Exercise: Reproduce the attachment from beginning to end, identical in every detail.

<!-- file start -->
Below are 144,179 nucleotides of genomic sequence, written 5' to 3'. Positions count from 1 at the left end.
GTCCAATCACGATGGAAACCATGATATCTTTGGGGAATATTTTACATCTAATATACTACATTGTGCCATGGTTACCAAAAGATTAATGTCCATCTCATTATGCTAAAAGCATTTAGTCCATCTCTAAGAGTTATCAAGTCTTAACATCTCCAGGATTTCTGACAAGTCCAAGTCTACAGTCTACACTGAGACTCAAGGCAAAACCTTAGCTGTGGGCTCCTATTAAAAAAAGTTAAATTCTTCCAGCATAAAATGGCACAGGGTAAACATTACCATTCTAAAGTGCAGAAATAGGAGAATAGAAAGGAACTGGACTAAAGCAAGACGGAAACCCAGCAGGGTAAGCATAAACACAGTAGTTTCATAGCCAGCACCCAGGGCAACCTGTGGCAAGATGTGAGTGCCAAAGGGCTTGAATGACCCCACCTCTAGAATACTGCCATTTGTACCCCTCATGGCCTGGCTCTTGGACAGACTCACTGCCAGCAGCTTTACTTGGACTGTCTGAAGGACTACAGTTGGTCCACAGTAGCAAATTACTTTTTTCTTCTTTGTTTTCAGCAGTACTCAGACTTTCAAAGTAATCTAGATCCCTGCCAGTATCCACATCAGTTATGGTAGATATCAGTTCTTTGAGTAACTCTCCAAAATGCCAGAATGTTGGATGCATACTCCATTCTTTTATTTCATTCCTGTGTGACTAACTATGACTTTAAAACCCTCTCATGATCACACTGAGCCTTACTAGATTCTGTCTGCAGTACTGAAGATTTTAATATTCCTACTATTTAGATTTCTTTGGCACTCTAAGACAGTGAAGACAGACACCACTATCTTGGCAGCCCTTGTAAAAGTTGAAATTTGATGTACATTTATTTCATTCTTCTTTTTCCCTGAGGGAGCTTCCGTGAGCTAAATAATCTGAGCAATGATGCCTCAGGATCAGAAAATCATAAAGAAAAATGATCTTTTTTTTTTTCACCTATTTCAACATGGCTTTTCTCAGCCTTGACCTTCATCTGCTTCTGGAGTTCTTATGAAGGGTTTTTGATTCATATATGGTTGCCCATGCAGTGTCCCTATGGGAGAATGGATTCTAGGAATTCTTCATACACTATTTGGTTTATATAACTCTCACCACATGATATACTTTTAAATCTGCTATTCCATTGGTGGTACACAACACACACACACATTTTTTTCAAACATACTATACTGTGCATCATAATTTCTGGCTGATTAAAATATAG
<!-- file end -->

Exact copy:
Below are 144,179 nucleotides of genomic sequence, written 5' to 3'. Positions count from 1 at the left end.
GTCCAATCACGATGGAAACCATGATATCTTTGGGGAATATTTTACATCTAATATACTACATTGTGCCATGGTTACCAAAAGATTAATGTCCATCTCATTATGCTAAAAGCATTTAGTCCATCTCTAAGAGTTATCAAGTCTTAACATCTCCAGGATTTCTGACAAGTCCAAGTCTACAGTCTACACTGAGACTCAAGGCAAAACCTTAGCTGTGGGCTCCTATTAAAAAAAGTTAAATTCTTCCAGCATAAAATGGCACAGGGTAAACATTACCATTCTAAAGTGCAGAAATAGGAGAATAGAAAGGAACTGGACTAAAGCAAGACGGAAACCCAGCAGGGTAAGCATAAACACAGTAGTTTCATAGCCAGCACCCAGGGCAACCTGTGGCAAGATGTGAGTGCCAAAGGGCTTGAATGACCCCACCTCTAGAATACTGCCATTTGTACCCCTCATGGCCTGGCTCTTGGACAGACTCACTGCCAGCAGCTTTACTTGGACTGTCTGAAGGACTACAGTTGGTCCACAGTAGCAAATTACTTTTTTCTTCTTTGTTTTCAGCAGTACTCAGACTTTCAAAGTAATCTAGATCCCTGCCAGTATCCACATCAGTTATGGTAGATATCAGTTCTTTGAGTAACTCTCCAAAATGCCAGAATGTTGGATGCATACTCCATTCTTTTATTTCATTCCTGTGTGACTAACTATGACTTTAAAACCCTCTCATGATCACACTGAGCCTTACTAGATTCTGTCTGCAGTACTGAAGATTTTAATATTCCTACTATTTAGATTTCTTTGGCACTCTAAGACAGTGAAGACAGACACCACTATCTTGGCAGCCCTTGTAAAAGTTGAAATTTGATGTACATTTATTTCATTCTTCTTTTTCCCTGAGGGAGCTTCCGTGAGCTAAATAATCTGAGCAATGATGCCTCAGGATCAGAAAATCATAAAGAAAAATGATCTTTTTTTTTTTCACCTATTTCAACATGGCTTTTCTCAGCCTTGACCTTCATCTGCTTCTGGAGTTCTTATGAAGGGTTTTTGATTCATATATGGTTGCCCATGCAGTGTCCCTATGGGAGAATGGATTCTAGGAATTCTTCATACACTATTTGGTTTATATAACTCTCACCACATGATATACTTTTAAATCTGCTATTCCATTGGTGGTACACAACACACACACACATTTTTTTCAAACATACTATACTGTGCATCATAATTTCTGGCTGATTAAAATATAG